Baptism of blood


#1

Answers please.


#2

There is baptism of blood.

Question, please.

John


#3

HUH???:confused:


#4

[quote=Corpus Cristi]Answers please.
[/quote]

I apologize.

I posted this with no regard to those who didn’t view my post about sola scriptura. This is for the protestants, but if you’re something else and you would like to join in, go ahead. I want to establish that protestants believe that the BIBLE ALONE is sufficient for guidance and that NOTHING can be added to be EQUAL TO or ABOVE IT IN ANY WAY WHATSOEVER.


#5

I am still waiting on a question.


#6

–and you added some things in another thread :slight_smile:

My new-friend! I copyNpasted your thread starter (as given above) into my AmbassadorMan Friendship Table thread because I desired to combine your thoughts with the thoughts of others :slight_smile:

I answered you in my AmbassadorMan Friendship Table thread :slight_smile:

Roland
AmbassadorMan


#7

My question was asking protestants whether or not they believed the Bible to be the sole rule of faith and nothing added to be equal to or above it. Now, for protestants, although whatever religion you are affiliated with, I welcome you to join in, you believe in salvation by faith alone. Do you believe in the “baptism of blood”, meaning, if a person dies without the capacity to understand to believe and have faith in God, (babies, other children below the age of reason, people with mental illnesses and mental handicaps, etc.) will go to heaven?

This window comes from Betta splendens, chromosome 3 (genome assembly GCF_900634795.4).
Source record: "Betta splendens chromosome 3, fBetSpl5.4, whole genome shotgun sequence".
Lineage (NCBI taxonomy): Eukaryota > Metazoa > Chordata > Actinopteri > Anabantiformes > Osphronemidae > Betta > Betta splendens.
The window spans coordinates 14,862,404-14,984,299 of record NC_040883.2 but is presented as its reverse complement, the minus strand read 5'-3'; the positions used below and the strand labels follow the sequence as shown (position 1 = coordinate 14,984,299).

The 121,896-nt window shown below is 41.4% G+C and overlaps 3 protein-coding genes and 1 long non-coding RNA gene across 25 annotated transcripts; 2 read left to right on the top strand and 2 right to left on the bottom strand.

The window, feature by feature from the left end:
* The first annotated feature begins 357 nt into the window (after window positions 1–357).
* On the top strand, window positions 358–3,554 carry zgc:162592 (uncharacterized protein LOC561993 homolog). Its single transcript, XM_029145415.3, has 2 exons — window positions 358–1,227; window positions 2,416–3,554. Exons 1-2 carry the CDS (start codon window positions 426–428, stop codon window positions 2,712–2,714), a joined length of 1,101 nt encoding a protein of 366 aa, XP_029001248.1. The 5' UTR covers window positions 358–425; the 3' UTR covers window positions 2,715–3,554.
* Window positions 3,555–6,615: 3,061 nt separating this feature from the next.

#8

CC,

Baptism of blood refers to martyrdom. From the CCC:

1258 The Church has always held the firm conviction that those who suffer death for the sake of the faith without having received Baptism are baptized by their death for and with Christ. This Baptism of blood, like the desire for Baptism, brings about the fruits of Baptism without being a sacrament.

John


#9

*This Baptism of blood, like the desire for Baptism, brings about the fruits of Baptism without being a sacrament. *

And was instituted by Christ on the cross when he told the bleeding Dismas that his declaration of faith and cry for mercy had saved him.


#10

Okay, not to be rude, but maybe you were a little unclear on what I meant. I wasn’t referring to martyrdom, or someone at the point of death, but I was referring to someone such as an infant or someone with a mental handicap from birth who never had the capacity to have faith in Christ. That’s who I mean. I’m not asking for the Catholic perspective, but the protestant perspective on this matter. Though you can join in if you really want.


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